With regard to the CGH arrays one needs to be careful with the use of the word ‘variation’ as opposed to ‘noise’, since noise implies just technical noise. The total variation detected is the technical noise combined with biological variation consisting of segmental duplications and sequence variations between individuals (3234). The consequence for array CGH of these sequence variations between individuals is discussed in detail by Pinkel and Albertson (5). Repeated hybridizations can separate the effects that sequence variation and technical noise have on the total variation (Table 1), which was carried out for both the BAC CGH and in-house printed oaCGH arrays using the BT474 cell line (14,18). BACs are less sensitive to large sequence variations compared with oligonucleotides, due to their length. The oligonucleotides, however, have the advantage that the flexibility in the design makes it possible to either include or exclude regions that vary between individuals. To this end, information on sequence of a high number of individuals needs to be obtained, which is now within our reach with the introduction of massive parallel sequencing (35). By excluding the biologically variable regions, the variation of oaCGH arrays can be reduced to technical noise, which would reduce the total variation by a factor of 2 for the in-house printed oligonucleotide platform (14). On the other hand, by using oligos that cover variable loci, the array CGH technique can be employed to measure these copy number variations (22,33,36,37).


It is important to evaluate what the minimal length of an array element is, which gives maximal performance. The ROMA group has evaluated influence of the length of oligonucleotides on variance from 30 to 70mers, and selected the 70mer as their standard (29). Of all the oaCGH platforms currently available, the short 25mer oligonucleotides on the Affymetrix arrays produce the highest noise level per element (22). No synthetic oligonucleotides longer than 85 bp (28) have been evaluated since oligonucleotides become increasingly impure with increasing length. A clue toward the sensitivity of arrays containing oligonucleotides longer than 100 bp can be obtained from the exon-arrays (10). Exon-arrays contain single-stranded PCR products ranging in size from 139 to 571 bp, essentially representing very long oligonucleotides, but with the same high sensitivity per arrayed element as BACs. Based on the fact that the 60–70mer ssDNA elements from the oligonucleotide arrays display considerably more variation on the CGH arrays compared with the 139mer ssDNA elements from the exon arrays, we conclude that oligonucleotides of ∼140 bp would be preferable. Regretfully, the exon-array cannot be produced on a genome-wide scale since they will by definition be lacking all ‘agenic’ portions of the genome and would be extremely labor intensive to produce (9). New developments for the synthesis of longer oligonucleotides are underway and could offer an excellent solution (38).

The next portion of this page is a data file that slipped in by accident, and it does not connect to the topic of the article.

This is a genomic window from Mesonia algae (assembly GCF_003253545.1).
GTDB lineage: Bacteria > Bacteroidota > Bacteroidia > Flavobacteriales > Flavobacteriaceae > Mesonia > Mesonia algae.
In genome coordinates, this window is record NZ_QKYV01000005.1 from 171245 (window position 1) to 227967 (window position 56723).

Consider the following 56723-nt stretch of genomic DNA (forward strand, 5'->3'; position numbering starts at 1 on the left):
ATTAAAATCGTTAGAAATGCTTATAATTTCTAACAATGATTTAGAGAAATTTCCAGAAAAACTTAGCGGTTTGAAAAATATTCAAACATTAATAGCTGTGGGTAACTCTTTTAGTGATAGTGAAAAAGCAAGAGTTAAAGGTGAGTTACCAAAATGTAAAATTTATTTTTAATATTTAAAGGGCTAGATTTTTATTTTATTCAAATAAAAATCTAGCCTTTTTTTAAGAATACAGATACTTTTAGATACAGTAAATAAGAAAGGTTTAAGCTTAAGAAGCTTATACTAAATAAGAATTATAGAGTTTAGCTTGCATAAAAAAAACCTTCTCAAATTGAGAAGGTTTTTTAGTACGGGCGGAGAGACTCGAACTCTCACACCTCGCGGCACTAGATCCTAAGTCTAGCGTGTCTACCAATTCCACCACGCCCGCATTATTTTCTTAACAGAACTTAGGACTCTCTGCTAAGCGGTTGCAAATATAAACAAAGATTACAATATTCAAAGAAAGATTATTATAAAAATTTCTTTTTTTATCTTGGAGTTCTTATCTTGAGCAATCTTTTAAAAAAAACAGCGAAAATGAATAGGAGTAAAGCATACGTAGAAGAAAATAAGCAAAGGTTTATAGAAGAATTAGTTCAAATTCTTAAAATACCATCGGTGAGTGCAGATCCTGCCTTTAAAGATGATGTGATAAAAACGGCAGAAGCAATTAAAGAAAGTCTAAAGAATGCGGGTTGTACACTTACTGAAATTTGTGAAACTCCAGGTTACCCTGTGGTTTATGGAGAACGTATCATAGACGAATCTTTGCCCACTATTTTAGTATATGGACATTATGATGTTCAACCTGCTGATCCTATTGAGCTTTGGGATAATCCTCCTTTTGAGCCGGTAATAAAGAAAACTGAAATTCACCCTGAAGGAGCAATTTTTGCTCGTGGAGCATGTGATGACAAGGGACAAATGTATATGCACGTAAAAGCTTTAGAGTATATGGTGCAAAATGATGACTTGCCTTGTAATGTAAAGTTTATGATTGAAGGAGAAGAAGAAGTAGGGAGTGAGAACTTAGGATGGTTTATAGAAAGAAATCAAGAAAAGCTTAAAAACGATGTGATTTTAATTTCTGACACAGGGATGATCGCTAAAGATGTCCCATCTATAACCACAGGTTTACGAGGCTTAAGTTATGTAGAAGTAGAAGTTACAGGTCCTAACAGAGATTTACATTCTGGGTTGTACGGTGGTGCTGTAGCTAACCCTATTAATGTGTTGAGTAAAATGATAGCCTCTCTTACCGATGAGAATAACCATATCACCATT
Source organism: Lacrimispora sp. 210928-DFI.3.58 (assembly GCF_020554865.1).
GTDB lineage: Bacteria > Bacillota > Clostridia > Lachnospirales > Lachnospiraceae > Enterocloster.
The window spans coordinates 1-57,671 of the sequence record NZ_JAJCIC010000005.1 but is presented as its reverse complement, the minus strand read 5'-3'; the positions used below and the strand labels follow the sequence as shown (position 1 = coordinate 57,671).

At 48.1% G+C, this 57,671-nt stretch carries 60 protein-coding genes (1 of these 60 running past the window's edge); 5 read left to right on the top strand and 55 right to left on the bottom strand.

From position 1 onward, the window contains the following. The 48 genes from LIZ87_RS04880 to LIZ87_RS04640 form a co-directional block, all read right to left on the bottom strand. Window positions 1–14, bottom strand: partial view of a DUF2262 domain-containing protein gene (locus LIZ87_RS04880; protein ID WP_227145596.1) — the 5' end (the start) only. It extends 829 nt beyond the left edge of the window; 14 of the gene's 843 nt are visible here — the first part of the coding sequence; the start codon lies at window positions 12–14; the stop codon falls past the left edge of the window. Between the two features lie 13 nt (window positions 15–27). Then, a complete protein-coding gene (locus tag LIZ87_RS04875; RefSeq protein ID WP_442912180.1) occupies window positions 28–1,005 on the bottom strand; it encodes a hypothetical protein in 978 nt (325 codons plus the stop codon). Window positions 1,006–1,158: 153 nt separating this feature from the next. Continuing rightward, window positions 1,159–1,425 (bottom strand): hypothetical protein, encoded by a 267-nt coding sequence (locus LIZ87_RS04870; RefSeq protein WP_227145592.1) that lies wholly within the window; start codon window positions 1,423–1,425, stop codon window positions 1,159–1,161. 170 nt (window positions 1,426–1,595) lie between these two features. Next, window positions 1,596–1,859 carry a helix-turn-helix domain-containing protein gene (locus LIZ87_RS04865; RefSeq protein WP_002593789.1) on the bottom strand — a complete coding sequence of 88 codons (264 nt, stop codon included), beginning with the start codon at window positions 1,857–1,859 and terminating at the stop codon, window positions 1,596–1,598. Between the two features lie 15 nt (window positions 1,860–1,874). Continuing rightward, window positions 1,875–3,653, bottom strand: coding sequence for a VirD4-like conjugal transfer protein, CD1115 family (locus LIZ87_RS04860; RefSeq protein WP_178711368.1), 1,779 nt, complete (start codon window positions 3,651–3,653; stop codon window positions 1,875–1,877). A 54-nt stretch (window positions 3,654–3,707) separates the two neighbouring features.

An important consideration when selecting an array CGH platform is the price, especially when studying larger series of samples. Cost of the arrays, as with expression arrays, can be addressed as follows: in-house printed arrays are generally cheaper than commercial arrays and increasing amounts of elements on the array increase the price, whereby the resolution required is dependent on the research question. Furthermore, the amount of Cye dyes used for labeling reaction seriously influences the price as well as the amount of Cot-1 DNA.